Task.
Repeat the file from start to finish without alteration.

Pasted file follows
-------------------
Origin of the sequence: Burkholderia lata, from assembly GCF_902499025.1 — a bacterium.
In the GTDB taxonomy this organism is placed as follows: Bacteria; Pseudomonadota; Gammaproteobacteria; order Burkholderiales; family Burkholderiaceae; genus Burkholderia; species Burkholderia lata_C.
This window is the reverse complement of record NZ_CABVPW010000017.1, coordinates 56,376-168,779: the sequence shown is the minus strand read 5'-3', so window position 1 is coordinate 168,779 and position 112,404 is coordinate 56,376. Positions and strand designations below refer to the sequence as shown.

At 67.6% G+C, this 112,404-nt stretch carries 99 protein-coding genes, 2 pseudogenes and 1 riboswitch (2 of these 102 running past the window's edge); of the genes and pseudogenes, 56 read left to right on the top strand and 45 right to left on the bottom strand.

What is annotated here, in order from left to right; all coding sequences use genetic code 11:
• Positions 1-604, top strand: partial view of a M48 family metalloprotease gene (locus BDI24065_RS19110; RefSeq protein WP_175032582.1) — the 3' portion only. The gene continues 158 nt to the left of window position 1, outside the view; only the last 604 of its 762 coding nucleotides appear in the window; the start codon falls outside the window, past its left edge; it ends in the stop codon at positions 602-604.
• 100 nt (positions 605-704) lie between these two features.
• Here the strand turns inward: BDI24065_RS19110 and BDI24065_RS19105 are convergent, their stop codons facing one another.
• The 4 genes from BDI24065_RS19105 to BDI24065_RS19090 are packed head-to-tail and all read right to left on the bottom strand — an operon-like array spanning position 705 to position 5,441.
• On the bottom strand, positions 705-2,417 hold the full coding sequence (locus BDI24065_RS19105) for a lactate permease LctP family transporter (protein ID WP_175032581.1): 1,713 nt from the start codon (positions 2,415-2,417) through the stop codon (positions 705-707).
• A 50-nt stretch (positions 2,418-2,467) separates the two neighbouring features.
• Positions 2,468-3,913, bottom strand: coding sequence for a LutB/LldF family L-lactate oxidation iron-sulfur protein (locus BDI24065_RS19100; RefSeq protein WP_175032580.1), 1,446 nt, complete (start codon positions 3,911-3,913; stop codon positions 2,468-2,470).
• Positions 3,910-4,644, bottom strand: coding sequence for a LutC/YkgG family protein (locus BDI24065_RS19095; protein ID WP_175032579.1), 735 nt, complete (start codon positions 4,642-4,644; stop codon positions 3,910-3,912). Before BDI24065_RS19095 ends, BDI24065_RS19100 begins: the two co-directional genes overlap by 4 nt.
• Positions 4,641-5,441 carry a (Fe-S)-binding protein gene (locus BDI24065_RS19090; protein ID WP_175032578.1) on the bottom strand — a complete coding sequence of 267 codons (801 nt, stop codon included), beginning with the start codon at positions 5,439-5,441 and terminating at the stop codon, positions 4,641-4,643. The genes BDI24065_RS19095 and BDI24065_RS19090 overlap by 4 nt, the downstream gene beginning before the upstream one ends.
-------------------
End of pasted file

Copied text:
Origin of the sequence: Burkholderia lata, from assembly GCF_902499025.1 — a bacterium.
In the GTDB taxonomy this organism is placed as follows: Bacteria; Pseudomonadota; Gammaproteobacteria; order Burkholderiales; family Burkholderiaceae; genus Burkholderia; species Burkholderia lata_C.
This window is the reverse complement of record NZ_CABVPW010000017.1, coordinates 56,376-168,779: the sequence shown is the minus strand read 5'-3', so window position 1 is coordinate 168,779 and position 112,404 is coordinate 56,376. Positions and strand designations below refer to the sequence as shown.

At 67.6% G+C, this 112,404-nt stretch carries 99 protein-coding genes, 2 pseudogenes and 1 riboswitch (2 of these 102 running past the window's edge); of the genes and pseudogenes, 56 read left to right on the top strand and 45 right to left on the bottom strand.

What is annotated here, in order from left to right; all coding sequences use genetic code 11:
• Positions 1-604, top strand: partial view of a M48 family metalloprotease gene (locus BDI24065_RS19110; RefSeq protein WP_175032582.1) — the 3' portion only. The gene continues 158 nt to the left of window position 1, outside the view; only the last 604 of its 762 coding nucleotides appear in the window; the start codon falls outside the window, past its left edge; it ends in the stop codon at positions 602-604.
• 100 nt (positions 605-704) lie between these two features.
• Here the strand turns inward: BDI24065_RS19110 and BDI24065_RS19105 are convergent, their stop codons facing one another.
• The 4 genes from BDI24065_RS19105 to BDI24065_RS19090 are packed head-to-tail and all read right to left on the bottom strand — an operon-like array spanning position 705 to position 5,441.
• On the bottom strand, positions 705-2,417 hold the full coding sequence (locus BDI24065_RS19105) for a lactate permease LctP family transporter (protein ID WP_175032581.1): 1,713 nt from the start codon (positions 2,415-2,417) through the stop codon (positions 705-707).
• A 50-nt stretch (positions 2,418-2,467) separates the two neighbouring features.
• Positions 2,468-3,913, bottom strand: coding sequence for a LutB/LldF family L-lactate oxidation iron-sulfur protein (locus BDI24065_RS19100; RefSeq protein WP_175032580.1), 1,446 nt, complete (start codon positions 3,911-3,913; stop codon positions 2,468-2,470).
• Positions 3,910-4,644, bottom strand: coding sequence for a LutC/YkgG family protein (locus BDI24065_RS19095; protein ID WP_175032579.1), 735 nt, complete (start codon positions 4,642-4,644; stop codon positions 3,910-3,912). Before BDI24065_RS19095 ends, BDI24065_RS19100 begins: the two co-directional genes overlap by 4 nt.
• Positions 4,641-5,441 carry a (Fe-S)-binding protein gene (locus BDI24065_RS19090; protein ID WP_175032578.1) on the bottom strand — a complete coding sequence of 267 codons (801 nt, stop codon included), beginning with the start codon at positions 5,439-5,441 and terminating at the stop codon, positions 4,641-4,643. The genes BDI24065_RS19095 and BDI24065_RS19090 overlap by 4 nt, the downstream gene beginning before the upstream one ends.